Collaboration in Sagebrush Country

This story is by Sean Claffey, Southwest Montana Sagebrush Conservation Partnership Coordinator, and is part of a series highlighting local success stories and what made them possible.


Screen Shot 2019-03-12 at 1.38.07 PM.png

The Place

The sagebrush steppe is a sometimes forgotten part of Montana when spectacular alpine peaks and deep forests dominate the skyline. Fortunately, the Southwest Montana Sagebrush Partnership (SMSP)* came together to advocate for this unique corner of the sagebrush sea. Here at the headwaters of the Missouri River, the sagebrush steppe connects our precious snowpack to headwater tributaries and provides migration routes for wide-ranging wildlife such as grizzly, pronghorn, and Greater Sage-grouse. This sagebrush steppe is home to multi-generational family ranches intermixed with public land and supports Montana’s important recreational and agricultural economies. It is these high-elevation sagebrush grasslands that have shaped communities, local economies, and a way of life in Southwest Montana, but some serious challenges are looming. This partnership is aimed at finding solutions and putting them to work on the ground.

MT_cut juniper 5Dillon FO_Hannah Nikonow.JPG

The Challenges

As Montana’s population grows, and development and increased use of public land is reaching into new areas of the sagebrush steppe, habitat is being degraded. This is creating barriers and dangers for wildlife, spreading noxious weeds, and increasing demands for water. A changing climate is altering the natural water cycles that keep streams fed and wetlands/wet meadows healthy. Invasive annual plants and expanding Douglas-fir and junipers are encroaching on and have already taken over tens of thousands of acres of historically productive grasslands. This is putting additional strain on our decreasing supply of water. Critical wet meadow habitat continues to be damaged and drained, which is allowing precious snowmelt to run-off rapidly in the spring, rather than being stored as groundwater or in wetlands so it can be slowly released.  These threats don’t stop at fence lines; they exist across both private and public lands.

Partnering for Solutions

In recognition of those challenges, the SMSP came together in 2018 as a coalition of state and federal agencies, local conservation districts, and The Nature Conservancy. These entities have agreed to coordinate restoration, enhancement of habitat, and ranch improvement projects in the region. Together, we can leverage funding to accelerate these goals, foster innovative collaborations between private landowners and public land managers, and improve the health of working rangelands for the good of people and nature. The SMSP is not meant to act as another group independently completing work, but to coordinate efforts that help seize opportunities to work across boundaries and increase the impact of conservation.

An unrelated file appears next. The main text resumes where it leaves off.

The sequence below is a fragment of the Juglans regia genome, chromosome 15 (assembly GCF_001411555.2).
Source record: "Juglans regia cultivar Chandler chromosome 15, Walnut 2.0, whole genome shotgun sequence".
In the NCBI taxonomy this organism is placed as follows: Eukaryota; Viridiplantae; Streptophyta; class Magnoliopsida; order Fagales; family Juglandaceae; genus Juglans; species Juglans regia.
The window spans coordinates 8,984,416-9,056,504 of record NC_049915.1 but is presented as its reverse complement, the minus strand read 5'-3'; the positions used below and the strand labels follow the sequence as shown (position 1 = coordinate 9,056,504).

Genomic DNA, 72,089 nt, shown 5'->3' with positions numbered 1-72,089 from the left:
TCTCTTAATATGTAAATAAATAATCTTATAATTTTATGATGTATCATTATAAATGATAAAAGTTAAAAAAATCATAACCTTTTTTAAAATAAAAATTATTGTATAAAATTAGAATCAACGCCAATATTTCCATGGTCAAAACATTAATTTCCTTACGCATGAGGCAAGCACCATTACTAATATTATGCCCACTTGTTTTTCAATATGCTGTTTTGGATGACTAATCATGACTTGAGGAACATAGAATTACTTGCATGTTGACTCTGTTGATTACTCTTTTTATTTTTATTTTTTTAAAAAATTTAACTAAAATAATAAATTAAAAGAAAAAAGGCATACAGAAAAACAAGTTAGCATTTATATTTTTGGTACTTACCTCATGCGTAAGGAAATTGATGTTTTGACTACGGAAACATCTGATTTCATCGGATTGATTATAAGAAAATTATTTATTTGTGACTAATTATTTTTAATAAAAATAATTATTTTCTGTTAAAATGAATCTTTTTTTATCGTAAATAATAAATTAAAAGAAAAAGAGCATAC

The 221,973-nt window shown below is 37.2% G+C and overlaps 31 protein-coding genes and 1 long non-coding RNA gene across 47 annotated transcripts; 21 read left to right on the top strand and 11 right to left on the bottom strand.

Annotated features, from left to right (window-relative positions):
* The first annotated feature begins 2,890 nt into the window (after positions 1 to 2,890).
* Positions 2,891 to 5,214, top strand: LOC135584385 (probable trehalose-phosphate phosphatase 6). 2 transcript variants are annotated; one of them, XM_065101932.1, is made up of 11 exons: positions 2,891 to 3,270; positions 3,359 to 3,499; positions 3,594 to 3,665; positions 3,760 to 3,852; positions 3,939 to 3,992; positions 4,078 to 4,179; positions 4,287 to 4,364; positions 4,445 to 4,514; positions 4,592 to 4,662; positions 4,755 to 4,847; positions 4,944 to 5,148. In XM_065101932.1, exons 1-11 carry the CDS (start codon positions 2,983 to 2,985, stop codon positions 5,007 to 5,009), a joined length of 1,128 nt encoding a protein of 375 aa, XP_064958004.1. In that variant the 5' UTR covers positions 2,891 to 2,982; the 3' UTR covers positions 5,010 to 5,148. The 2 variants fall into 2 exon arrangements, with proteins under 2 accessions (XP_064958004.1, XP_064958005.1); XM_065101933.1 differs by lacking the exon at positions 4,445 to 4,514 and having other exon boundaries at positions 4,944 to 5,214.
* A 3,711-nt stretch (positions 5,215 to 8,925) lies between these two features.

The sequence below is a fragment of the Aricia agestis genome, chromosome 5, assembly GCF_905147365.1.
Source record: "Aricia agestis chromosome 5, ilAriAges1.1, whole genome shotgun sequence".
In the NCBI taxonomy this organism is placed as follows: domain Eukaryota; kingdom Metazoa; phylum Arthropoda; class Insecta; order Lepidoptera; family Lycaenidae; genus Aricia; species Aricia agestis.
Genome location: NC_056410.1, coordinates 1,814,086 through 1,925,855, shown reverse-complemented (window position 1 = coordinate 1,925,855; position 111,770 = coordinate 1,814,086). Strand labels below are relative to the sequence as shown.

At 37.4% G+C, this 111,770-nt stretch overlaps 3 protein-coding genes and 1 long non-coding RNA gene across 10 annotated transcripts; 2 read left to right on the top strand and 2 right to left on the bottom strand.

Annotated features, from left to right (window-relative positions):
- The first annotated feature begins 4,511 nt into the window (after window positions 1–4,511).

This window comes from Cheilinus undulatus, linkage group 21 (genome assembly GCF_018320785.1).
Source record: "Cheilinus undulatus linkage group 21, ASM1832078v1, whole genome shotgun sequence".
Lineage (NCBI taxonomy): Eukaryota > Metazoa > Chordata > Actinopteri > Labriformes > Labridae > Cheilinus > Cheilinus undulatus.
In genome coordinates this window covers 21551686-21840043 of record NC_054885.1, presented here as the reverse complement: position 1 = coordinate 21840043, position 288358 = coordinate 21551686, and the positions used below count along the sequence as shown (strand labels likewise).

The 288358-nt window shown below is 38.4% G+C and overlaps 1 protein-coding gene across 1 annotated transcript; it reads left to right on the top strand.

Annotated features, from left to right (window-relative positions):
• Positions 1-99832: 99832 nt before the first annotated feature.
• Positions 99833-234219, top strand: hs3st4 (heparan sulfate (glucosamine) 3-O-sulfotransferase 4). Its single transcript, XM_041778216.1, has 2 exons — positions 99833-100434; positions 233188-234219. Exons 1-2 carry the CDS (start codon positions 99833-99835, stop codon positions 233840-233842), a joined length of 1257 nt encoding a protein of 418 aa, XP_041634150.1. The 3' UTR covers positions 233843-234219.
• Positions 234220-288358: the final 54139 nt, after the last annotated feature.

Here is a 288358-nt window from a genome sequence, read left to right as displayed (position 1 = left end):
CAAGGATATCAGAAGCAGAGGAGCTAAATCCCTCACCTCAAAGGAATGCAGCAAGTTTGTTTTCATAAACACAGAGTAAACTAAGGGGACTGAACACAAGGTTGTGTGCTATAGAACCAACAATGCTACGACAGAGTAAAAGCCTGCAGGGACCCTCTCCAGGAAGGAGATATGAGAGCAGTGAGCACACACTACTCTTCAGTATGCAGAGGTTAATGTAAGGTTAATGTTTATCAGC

Screen Shot 2019-03-12 at 2.08.52 PM.png

Overview of Capacity

  • Total Projects Planned for 2019: 11

  • Total Projects Completed in 2018: 9

  • Total Acres Impacted: 3,248

  • Partners Engaged: 14

  • Partnership Meetings/Field Tours: 7

Partnership Accomplishments (2018)

  • One partnership coordination position in BLM office

  • Conifers Removed: 3,207 acres

  • Wet Meadows: 41 acres

  • Mesic Structures Installed: 347

  • Mesic Habitat Preserved/Restored: 2 miles

“The SMSP facilitated several important projects that the BLM would not have been able to complete without their assistance,” said Pat Fosse, Assistant Field Manager at the Dillon, Montana BLM Field Office. “This includes conifer removal in priority sage-grouse habitat, as well as mesic restoration that will enhance and expand nesting and brood rearing habitat. In addition, we have been able to save a significant amount of money per acre by having a contractor work on several projects across boundaries with several different funding sources.”

The SMSP is enacting large-scale conservation across ownership boundaries that benefits the many diverse users groups in this sagebrush country. More information about this partnership and the projects they are leading, contact Sean Claffey at sean.claffey@tnc.org.

* SMSP members include the U.S. Bureau of Land Management, Beaverhead Watershed Committee, Ruby Watershed Council, U.S. Fish and Wildlife Service-Partners for Fish and Wildlife Program, The Nature Conservancy, Montana Fish, Wildlife and Parks, Montana Department of Natural Resources and Conservation, U.S. Forest Service - Beaverhead-Deerlodge National Forest, Red Rocks Lakes National Wildlife Refuge, and the U.S. Department of Agriculture’s Natural Resources Conservation Service.

The momentum for conservation across the sagebrush landscape in the High Divide region of southwest Montana has been building for years. These are exciting times for landscape conservation in southwest Montana and I look forward to what the partnership will accomplish in the upcoming years.
— Kyle Tackett, MT NRCS Resource Conservationist for Initiatives